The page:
What do you know of a mouse? That it’s an animal, small, and pesky if you catch it in your house eating your things. You can overpower a mouse by trapping it.

Now imagine you have a question about money:

Will I get more of it?

The first card down is Child. What do you know of ‘Child’?

That it’s human, small, playful, cute, or a pest when it throws tantrums.

Now related to money: Do any of the cards on the table, Child, Bear, and Mice relate to finances?

Only symbolically via each card’s function: The Child will lose it, the Bear will hide it, and the Mice will waste it.

What have we done here? Identify the function behind each card at the first indexical level, which is to say, the first level of embodiment. So we go with the physical and the concrete, not the symbolic and the incoherent.

Sometimes these levels are mixed to your detriment, when you stretch the symbolic into what you think is real – because you read it in a book – but in reality is not.

A Bear is not a Boss before it’s a Bear.

Please remember this before you jump at ‘meanings’.

What comes first, the basic nature and quality of the card, is not its symbolic representation.

You will hear in the cartomantic community the excitement about how wonderfully literal the Lenormand is, and then, if you pay close attention, you will observe how everyone gleefully proceeds to reading everything symbolically.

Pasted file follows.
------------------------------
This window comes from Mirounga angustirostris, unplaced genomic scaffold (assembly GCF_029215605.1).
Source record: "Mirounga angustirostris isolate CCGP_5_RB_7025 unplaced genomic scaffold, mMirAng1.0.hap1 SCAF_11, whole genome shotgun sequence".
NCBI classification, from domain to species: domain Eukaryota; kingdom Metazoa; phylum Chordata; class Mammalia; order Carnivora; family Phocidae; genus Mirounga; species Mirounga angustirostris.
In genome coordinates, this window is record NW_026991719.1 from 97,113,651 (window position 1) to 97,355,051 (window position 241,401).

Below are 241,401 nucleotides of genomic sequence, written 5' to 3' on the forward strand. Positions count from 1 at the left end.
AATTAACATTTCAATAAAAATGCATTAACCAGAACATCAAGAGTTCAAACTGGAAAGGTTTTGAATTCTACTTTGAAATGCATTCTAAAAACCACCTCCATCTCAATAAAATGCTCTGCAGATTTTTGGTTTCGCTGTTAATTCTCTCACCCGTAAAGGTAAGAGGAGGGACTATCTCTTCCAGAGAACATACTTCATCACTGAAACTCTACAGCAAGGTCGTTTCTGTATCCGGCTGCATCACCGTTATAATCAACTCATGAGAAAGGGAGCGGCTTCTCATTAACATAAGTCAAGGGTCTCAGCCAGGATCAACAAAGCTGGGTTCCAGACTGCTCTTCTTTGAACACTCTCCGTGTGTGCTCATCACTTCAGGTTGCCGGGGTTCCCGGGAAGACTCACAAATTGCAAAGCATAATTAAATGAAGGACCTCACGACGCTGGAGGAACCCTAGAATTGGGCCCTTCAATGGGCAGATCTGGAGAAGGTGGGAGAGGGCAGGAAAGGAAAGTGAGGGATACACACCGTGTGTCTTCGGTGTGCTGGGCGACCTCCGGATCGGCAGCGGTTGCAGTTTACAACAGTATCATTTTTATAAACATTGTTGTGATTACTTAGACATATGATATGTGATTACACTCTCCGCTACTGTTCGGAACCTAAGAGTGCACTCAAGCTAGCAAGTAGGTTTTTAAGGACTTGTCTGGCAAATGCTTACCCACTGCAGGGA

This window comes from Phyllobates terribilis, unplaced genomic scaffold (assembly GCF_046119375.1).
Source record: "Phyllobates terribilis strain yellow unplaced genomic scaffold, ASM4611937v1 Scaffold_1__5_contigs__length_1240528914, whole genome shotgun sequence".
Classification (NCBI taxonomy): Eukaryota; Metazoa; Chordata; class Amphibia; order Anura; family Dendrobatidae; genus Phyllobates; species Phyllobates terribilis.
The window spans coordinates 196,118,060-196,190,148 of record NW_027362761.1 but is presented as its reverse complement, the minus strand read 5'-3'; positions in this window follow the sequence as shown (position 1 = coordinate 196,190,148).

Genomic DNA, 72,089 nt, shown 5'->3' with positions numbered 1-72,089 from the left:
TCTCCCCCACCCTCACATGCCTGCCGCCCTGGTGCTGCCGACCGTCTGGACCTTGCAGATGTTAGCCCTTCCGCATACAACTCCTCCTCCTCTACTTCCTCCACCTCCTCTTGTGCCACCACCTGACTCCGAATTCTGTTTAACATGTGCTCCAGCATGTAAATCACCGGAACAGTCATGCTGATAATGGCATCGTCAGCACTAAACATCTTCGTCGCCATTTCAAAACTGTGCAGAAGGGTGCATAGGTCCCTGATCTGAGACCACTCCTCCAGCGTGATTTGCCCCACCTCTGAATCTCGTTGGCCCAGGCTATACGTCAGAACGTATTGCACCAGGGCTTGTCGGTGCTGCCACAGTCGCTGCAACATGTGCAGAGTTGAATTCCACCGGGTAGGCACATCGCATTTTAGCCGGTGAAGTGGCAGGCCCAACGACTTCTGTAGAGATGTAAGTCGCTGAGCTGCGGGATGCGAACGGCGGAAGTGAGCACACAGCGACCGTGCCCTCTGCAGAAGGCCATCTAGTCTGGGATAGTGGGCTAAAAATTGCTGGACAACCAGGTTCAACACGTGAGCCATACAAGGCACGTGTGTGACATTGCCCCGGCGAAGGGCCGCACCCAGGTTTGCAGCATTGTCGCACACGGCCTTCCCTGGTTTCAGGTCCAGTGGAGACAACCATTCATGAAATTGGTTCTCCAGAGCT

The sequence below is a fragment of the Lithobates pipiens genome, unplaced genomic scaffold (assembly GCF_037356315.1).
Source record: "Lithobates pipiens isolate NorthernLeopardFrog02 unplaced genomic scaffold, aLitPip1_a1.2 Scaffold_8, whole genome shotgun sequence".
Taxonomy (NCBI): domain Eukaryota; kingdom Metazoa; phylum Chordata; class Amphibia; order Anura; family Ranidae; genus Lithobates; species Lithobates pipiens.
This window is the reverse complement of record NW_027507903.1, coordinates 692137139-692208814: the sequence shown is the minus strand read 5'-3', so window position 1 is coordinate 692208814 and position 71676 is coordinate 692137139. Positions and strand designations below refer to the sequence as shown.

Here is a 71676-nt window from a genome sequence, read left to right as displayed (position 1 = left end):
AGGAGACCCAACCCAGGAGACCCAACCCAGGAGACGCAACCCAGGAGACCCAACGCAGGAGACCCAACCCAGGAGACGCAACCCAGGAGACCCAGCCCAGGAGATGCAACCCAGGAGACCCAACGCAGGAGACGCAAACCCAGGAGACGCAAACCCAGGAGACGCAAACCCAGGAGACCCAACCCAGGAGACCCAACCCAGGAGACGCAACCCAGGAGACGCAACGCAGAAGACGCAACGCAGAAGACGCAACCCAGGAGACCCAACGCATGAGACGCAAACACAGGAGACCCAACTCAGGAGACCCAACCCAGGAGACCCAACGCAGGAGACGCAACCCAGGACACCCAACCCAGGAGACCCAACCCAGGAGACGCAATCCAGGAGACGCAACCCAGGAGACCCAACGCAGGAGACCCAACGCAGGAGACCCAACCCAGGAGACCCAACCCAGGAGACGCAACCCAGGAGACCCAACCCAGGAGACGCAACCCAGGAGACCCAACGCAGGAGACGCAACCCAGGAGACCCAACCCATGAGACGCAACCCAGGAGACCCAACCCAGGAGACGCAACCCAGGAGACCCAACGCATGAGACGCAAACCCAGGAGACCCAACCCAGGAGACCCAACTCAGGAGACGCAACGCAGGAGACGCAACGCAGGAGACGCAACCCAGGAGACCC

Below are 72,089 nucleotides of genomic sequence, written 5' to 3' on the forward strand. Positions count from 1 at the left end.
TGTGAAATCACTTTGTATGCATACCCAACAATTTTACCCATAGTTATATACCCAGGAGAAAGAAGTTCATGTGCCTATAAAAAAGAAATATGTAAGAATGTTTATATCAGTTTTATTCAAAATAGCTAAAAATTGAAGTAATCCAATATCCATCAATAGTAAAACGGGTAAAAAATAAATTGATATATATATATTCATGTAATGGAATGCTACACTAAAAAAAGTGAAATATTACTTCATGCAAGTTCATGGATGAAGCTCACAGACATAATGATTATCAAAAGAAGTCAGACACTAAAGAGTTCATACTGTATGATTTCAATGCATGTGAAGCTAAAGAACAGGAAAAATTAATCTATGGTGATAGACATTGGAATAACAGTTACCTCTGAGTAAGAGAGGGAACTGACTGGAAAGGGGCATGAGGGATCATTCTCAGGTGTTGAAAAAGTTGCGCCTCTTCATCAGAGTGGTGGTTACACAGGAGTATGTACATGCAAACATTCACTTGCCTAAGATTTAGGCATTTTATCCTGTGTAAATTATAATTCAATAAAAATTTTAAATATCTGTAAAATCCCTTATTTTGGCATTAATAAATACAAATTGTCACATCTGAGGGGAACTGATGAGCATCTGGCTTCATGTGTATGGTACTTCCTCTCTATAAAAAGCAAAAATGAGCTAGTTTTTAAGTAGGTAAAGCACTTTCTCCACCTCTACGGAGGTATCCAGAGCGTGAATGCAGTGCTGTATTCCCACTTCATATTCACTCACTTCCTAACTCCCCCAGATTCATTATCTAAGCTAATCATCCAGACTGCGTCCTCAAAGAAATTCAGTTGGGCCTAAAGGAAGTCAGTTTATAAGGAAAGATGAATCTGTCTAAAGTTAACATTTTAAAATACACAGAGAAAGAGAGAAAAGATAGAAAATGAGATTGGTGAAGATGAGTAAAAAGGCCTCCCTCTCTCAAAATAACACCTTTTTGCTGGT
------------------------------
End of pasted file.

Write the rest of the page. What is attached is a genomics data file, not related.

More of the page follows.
It’s not enough to know in theory that we have literalness, and never apply it consistently.

This is exactly where the crux of the problem is, that literalness is not applied consistently.

And why? Because people forget that there’s such a thing as order of signification.

Hence we get completely random mixes of ‘meanings’ going from embodied attitudes – now you’re literal until it’s more convenient for you to not be literal anymore – to a rehearsed cliché: ‘Lily means sex.’

Really?

Back to the question:

Will I get more money?

No. In your imagination (Child) you mirror your smallness into a projected big shadow on the wall (Bear). ‘Oh, I have so much potential.’

Maybe. But merely mirroring the projection of financial strength is not the same as having financial strength.

In fact it’s a waste of imaginative power to project money in a scattered way.

Mice are not exactly known for their focus. They are known to get things done. They eat everything in their range. But this activity is not the result of focus.

So, wait a minute…

… how can I talk about projections when I don’t even have the Moon card on the table?

Isn’t that the one that ‘means’ reflection, or recognition at work, reputation, being in the limelight, dreams, poetry, deceit? Blah blah blah…

I can talk about projections because a Child is good at it. A Child mirroring Mice tells me that there’s an unregulated flow of ideas, in the sense that there’s little self-reflection about how great power can be embodied.

There’s simply too much distraction in play (Child) and scattered productivity (Mice) for the Bear to maintain momentum (of power and size) – growing financial size here, if we keep to the focus of the question.

So the Bear card, which could be a sign of solid money, flanked by two cards that lack focus, stands no chance to suggest growing.